• A recipe should definitely contain specific directions. Many professional cooks think that if you don’t know how to do it, you shouldn’t be doing it. If I write dice the onions and sauté them without any more details, an experienced cook will probably be able to execute that, but in every kitchen, there are going to be different criteria. What’s a diced onion? How big? Does sauté mean until they turn brown or cooking gently? Are we seasoning? What kind of fat are we using? What kind of pan are we using? The more details you provide, the easier it is to get good results, which is the goal of running a food business.
  • A recipe should have a yield associated with it, and this is a big one that people skip over all the time. If you think it’s a little bit different every time, it’s probably because the recipe isn’t written properly and people didn’t use the same quantity of ingredients and steps. If your recipe is written well, it should be pretty much the same yield every time. You can’t actually tell anyone how much to prep unless you know what the recipe yields.

The yield is also really important for costing. If you want to know how much it costs you to put that recipe on the plate or in the box, you need to know what those recipes yield. How are you going to make money if you don’t know what food costs you to produce, and how are you going to know what the food costs you to produce if you don’t have a yield on your recipe?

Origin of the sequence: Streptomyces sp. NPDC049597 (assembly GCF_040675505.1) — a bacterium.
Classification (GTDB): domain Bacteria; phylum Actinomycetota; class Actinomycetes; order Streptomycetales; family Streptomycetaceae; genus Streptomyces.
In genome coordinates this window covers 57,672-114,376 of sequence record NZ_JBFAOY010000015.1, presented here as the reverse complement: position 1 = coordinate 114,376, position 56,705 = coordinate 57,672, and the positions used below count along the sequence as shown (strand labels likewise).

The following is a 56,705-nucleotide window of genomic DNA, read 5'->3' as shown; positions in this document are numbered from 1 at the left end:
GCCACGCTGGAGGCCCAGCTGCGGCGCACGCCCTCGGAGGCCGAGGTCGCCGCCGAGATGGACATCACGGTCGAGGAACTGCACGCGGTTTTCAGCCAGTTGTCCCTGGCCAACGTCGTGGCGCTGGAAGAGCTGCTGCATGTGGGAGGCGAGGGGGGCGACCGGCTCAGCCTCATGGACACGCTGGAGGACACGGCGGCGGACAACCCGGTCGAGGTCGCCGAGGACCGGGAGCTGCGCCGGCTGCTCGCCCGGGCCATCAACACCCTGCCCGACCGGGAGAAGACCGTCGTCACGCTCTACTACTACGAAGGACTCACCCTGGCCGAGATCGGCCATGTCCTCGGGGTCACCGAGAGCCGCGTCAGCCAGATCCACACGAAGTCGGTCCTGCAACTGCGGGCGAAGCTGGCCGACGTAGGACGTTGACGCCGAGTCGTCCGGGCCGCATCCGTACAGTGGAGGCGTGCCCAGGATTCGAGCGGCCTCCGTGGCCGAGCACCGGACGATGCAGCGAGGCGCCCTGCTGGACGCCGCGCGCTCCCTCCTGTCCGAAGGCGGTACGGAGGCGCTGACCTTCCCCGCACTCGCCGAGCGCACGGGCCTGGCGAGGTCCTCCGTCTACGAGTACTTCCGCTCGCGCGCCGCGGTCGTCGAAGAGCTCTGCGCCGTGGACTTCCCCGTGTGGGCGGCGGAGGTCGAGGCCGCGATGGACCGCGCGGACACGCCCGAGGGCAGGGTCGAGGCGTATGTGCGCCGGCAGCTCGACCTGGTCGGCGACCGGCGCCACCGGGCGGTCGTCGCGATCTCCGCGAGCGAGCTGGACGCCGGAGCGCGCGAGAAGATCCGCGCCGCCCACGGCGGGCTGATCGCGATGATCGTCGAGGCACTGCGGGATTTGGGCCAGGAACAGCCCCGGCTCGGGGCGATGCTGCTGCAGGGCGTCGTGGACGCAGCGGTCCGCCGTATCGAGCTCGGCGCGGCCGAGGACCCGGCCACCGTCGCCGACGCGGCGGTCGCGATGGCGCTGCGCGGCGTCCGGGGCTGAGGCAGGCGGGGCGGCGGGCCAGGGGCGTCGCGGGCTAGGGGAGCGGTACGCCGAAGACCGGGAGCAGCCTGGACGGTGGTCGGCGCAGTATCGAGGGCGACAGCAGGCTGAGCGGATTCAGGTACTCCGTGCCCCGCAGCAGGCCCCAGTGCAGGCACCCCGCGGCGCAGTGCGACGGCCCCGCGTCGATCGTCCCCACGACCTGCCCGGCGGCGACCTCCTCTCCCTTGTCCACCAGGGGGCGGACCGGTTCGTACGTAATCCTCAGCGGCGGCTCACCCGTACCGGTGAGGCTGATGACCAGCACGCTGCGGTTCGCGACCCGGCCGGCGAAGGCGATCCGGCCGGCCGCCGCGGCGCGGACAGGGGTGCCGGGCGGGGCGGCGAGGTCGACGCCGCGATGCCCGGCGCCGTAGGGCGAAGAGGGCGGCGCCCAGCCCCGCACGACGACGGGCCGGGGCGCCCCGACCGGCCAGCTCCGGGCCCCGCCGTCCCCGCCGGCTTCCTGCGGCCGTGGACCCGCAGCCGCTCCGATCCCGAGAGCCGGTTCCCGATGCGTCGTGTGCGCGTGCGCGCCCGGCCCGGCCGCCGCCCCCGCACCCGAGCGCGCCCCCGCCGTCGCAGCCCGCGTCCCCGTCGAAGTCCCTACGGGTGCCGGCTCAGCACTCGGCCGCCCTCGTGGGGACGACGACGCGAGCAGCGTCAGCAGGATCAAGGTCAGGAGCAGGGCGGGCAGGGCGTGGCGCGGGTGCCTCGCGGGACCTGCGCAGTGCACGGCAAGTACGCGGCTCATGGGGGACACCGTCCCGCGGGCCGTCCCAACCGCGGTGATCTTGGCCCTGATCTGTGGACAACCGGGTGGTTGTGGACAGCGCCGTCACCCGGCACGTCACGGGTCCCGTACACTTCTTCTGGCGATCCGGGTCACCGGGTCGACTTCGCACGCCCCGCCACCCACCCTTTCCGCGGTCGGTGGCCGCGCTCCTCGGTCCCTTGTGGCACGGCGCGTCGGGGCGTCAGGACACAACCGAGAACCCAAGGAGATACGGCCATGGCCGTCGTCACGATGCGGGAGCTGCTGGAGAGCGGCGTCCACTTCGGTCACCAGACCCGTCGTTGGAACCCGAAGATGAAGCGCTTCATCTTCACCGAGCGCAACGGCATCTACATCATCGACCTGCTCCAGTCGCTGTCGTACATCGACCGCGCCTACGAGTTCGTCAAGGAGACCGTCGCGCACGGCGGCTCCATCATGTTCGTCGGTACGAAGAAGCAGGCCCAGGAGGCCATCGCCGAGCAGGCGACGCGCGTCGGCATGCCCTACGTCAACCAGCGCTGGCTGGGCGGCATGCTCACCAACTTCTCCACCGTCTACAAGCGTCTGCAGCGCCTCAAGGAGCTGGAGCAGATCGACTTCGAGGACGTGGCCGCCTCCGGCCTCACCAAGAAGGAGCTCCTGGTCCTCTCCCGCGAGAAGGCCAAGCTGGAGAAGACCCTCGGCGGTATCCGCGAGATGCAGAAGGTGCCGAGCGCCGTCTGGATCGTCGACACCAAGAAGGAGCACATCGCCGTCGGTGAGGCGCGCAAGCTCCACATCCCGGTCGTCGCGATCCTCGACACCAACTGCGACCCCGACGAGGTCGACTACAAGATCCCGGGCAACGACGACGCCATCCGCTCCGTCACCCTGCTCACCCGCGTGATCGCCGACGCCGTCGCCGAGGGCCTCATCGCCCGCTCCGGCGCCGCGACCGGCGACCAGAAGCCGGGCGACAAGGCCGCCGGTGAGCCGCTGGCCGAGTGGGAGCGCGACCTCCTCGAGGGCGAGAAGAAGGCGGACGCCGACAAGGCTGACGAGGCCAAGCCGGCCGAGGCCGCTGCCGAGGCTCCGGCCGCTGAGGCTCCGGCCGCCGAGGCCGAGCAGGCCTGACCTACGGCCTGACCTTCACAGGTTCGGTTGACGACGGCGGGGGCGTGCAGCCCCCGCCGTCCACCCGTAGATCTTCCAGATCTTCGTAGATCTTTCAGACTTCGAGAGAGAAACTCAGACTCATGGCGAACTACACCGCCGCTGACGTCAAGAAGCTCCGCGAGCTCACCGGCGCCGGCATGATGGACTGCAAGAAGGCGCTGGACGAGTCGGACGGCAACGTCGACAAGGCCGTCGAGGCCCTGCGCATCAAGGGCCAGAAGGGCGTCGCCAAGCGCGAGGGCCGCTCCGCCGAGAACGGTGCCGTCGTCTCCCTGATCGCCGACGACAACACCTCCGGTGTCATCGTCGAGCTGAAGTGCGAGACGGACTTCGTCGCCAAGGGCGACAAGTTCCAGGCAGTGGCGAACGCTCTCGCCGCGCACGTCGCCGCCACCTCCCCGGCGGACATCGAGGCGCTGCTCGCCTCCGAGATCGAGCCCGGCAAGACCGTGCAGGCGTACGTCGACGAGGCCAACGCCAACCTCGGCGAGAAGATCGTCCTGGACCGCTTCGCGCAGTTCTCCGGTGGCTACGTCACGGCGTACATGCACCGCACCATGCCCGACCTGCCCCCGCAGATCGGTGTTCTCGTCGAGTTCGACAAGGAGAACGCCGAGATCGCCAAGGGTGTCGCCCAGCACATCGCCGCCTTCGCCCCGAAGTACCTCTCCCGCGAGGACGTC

A recipe is like any other tool in the kitchen. I like to compare it to a knife. A dull knife is going to slow you down and frustrate you and a poorly written recipe is the same. If you sharpen that knife, it suddenly becomes a powerful tool in the kitchen. It speeds up your workflow, you get better results, everything looks better, everything is going to taste better, and you feel better using it. A recipe is the same way. If you sharpen up your recipes and you make sure that you have all the pieces mentioned, it’s going to speed up your workflow and make it easier to get good results. 

What you need from a recipe depends on the type of kitchen or business that you’re in and the people you’re working with. Are you working with very experienced cooks who are going to be able to interpret your two-word instructions and make the food, or are you working with young cooks who don’t have as much experience and need a lot more guidance?

Once you’ve decided what you need to make that code work in that environment, make a checklist, go through each recipe and make sure that you have every piece in place. While you’re doing that, clean them up and put them in a place where they’re going to be most useful.

If you want to change something, you want to do so quickly and easily. One of the worst things that you can do is have an out-of-date recipe. If you have a recipe documented somewhere and you’ve changed three of four things but never updated the documentation, then the next person to make that recipe isn’t making the right food anymore. Having a system for storing your recipes that’s easy to update is really important because a recipe is a living thing, you’re always adjusting it. 

It’s really important to be able to use recipes because that’s what recipes are for. It’s not enough to create a bunch of docs in a cloud somewhere. They don’t go in a file cabinet; they go in the kitchen.